The appointment of Roy Hodgson as Liverpool’s new manager, after weeks of leaks from those senior sources that it’s about to happen, will come as a massive disappointment to a large number of the club’s supporters.
It was 50 years ago last December that Bill Shankly arrived at the club to begin what became a golden age for the club, and although not every manager since then has left the post with as much respect as they had when they started, every single one of them has been supported from day one.
Shanks was succeeded by Paisley, who made way for Joe Fagan, who handed the keys to the bootroom onto Kenny Dalglish. All of those men ended their time in charge with even more respect from supporters than they had when they arrived.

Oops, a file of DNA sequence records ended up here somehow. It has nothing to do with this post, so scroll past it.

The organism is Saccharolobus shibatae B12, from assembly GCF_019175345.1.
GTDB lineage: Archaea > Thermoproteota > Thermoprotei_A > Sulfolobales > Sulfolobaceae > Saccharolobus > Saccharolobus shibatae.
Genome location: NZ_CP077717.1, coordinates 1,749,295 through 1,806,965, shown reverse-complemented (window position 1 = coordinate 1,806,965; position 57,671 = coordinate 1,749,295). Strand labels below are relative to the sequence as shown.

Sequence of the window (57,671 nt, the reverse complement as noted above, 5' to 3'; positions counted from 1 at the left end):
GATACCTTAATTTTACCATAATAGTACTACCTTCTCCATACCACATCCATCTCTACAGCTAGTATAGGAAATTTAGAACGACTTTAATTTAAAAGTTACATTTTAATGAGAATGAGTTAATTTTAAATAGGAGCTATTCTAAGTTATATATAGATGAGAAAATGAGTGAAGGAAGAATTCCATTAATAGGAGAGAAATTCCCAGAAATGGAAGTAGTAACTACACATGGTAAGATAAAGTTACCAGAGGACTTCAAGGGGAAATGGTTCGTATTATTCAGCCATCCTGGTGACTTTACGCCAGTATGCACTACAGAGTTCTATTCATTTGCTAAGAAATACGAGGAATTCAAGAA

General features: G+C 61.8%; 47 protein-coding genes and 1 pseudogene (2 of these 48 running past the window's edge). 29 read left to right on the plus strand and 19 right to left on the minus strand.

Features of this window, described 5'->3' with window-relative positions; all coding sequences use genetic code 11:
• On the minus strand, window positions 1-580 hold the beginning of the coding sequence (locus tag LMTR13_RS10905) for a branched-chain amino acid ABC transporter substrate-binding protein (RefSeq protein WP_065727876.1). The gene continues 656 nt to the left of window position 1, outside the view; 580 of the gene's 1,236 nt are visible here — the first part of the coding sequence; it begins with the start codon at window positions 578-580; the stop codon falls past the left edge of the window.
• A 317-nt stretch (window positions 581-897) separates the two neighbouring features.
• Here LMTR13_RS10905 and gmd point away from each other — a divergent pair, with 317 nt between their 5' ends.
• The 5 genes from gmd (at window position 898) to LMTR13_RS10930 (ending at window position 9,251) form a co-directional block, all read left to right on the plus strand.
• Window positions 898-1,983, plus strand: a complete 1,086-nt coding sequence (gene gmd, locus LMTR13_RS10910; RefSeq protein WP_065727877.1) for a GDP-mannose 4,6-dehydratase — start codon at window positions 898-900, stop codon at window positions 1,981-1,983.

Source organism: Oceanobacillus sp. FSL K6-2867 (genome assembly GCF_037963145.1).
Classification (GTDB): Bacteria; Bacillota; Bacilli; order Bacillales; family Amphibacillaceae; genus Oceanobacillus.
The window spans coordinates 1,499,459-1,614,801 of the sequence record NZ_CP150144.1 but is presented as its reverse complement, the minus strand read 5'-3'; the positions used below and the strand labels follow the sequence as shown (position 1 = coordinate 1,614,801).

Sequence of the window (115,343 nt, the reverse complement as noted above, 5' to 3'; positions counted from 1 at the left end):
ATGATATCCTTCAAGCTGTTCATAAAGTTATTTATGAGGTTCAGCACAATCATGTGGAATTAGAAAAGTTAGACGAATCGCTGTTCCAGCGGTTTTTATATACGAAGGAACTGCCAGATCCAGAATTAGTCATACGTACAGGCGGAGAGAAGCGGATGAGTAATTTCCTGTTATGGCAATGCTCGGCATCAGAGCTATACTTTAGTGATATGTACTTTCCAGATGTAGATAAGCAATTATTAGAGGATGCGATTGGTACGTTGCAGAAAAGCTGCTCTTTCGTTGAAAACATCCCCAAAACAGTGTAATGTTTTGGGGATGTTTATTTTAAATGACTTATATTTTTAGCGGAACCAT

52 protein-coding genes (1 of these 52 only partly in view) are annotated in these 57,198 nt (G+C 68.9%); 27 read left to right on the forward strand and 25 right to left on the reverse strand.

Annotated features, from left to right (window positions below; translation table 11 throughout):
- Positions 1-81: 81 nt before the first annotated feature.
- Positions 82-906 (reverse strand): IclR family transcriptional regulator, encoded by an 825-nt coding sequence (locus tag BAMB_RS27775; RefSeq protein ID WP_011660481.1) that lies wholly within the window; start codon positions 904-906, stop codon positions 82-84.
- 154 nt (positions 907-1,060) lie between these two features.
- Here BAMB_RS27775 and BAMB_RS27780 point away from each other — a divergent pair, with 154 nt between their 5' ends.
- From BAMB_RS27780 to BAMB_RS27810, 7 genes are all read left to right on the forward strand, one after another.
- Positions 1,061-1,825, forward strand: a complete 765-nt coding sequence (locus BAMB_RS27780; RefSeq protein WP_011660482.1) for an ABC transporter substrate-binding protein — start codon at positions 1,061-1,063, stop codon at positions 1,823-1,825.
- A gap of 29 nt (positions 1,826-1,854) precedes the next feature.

But even when that tradition of promoting from within came to an end, the supporters always greeted the next manager with respect and support. Whatever feelings fans had about them when they ended their time at the helm, Souness, Evans, Houllier and Benítez all started out with the backing of the Reds’ passionate support.
That support is vital for any new manager. But that is just not going to happen with Roy Hodgson.
This isn’t a threat and it isn’t a call to fans to join together in not supporting the new manager. We all make our own choices on that one, and we all need to respect each other’s choices. As fans we have to stop fighting – it’s fine to disagree with each other, but not right to fall out about it. As we’re fighting they’re pillaging.
This is just a prediction. It’s not a guess, it’s a prediction based on general observation over the weeks of leaks and in particular views aired in the last 24 hours.
Some fans have made it clear he won’t have their support. Maybe they’ll calm down in a few days but only a naive out-of-touch banker with years of leveraged buyout experience and none at all in football would take that for granted. And calming down doesn’t guarantee they’ll give their support, it just means they may scale down their opposition.